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RE: RFC3514

  • From: todd glassey
  • Date: Tue Apr 01 12:54:06 2003

No the beauty of this is that it is declarative in nature.
That means that unless there is some law saying that this
transaction is different because it went over this protocol
as opposed to that one. And although while Steve is clearly
poking fun at the concept that one protocols is different
from another - this is true and is becoming more so every
day. So this is not so out of touch perhaps.

Todd Glassey

-----Original Message-----
From: owner-nanog@merit.edu [mailto:owner-nanog@merit.edu]On
Behalf Of
Owen DeLong
Sent: Tuesday, April 01, 2003 9:22 AM
To: Jack Bates; Scott Francis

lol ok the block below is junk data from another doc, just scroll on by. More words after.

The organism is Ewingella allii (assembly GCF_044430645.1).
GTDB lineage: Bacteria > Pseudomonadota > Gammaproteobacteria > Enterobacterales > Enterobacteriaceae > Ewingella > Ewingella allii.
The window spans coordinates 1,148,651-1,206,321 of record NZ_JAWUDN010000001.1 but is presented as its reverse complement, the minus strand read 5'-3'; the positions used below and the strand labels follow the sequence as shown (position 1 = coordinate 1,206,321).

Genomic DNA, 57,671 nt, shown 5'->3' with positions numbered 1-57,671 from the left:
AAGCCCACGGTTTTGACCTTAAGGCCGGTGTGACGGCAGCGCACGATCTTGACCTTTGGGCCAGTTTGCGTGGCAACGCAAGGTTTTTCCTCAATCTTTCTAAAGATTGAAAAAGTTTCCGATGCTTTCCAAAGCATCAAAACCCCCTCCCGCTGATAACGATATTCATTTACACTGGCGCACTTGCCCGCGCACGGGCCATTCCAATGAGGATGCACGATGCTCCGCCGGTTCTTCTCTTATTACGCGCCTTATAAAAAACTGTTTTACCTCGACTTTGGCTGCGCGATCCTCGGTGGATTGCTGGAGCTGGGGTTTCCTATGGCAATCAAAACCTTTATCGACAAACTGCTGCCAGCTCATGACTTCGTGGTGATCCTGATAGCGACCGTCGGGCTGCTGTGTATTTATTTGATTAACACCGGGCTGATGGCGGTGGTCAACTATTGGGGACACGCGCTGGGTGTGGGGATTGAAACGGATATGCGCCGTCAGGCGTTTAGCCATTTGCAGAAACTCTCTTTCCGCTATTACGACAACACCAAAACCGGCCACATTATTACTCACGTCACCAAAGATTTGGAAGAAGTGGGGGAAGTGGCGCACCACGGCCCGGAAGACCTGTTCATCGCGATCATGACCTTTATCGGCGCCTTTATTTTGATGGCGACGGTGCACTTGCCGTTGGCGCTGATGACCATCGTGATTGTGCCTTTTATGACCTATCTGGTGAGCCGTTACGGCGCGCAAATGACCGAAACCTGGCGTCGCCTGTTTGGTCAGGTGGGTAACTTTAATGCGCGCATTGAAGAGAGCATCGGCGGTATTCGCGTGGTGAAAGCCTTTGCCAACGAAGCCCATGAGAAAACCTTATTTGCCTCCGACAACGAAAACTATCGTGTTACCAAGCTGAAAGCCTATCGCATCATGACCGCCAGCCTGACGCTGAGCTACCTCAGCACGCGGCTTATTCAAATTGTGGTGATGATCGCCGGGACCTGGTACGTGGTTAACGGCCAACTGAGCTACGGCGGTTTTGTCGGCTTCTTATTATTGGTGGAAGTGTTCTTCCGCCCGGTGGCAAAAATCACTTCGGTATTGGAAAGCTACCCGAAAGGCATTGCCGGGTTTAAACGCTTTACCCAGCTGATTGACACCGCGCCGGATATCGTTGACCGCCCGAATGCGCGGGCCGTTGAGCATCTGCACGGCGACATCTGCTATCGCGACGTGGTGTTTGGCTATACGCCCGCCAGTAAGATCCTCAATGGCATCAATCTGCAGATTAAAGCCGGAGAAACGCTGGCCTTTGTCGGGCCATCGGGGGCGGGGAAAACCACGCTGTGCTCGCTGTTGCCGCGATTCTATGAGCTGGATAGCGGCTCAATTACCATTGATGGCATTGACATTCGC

Cc: nanog@merit.edu
Subject: Re: RFC3514



Hmmm.... Must be 4/1 again.

Owen


--On Tuesday, April 1, 2003 9:33 AM -0600 Jack Bates
<jbates@brightok.net>
wrote:

>
> Scott Francis wrote:
>> Comments?
>>
>> (Nice to see Mr. Bellovin keeping up the holiday
tradition ... :))
> Yep.
>
> "   Fragments that by themselves are dangerous MUST have
the evil bit
>     set.  If a packet with the evil bit set is fragmented
by an
>     intermediate router and the fragments themselves are
not dangerous,
>     the evil bit MUST be cleared in the fragments, and
MUST be turned
>     back on in the reassembled packet."
>
> There is no guidelines for specifying how the router will
determine if
> the fragments themselves are dangerous. An attacker may
carefully design
> the evil packet with the expectation of fragmentation,
allowing the
> fragments themselves to be the tool of the attack. It is
therefore
> recommended that all fragment of a packet with the evil
bit set should
> also have the evil bit set when fragmentation is performed
by an
> intermediate router incapable of determining the dangerous
nature of the
> packets.
>
>
> :)
>
> -Jack
>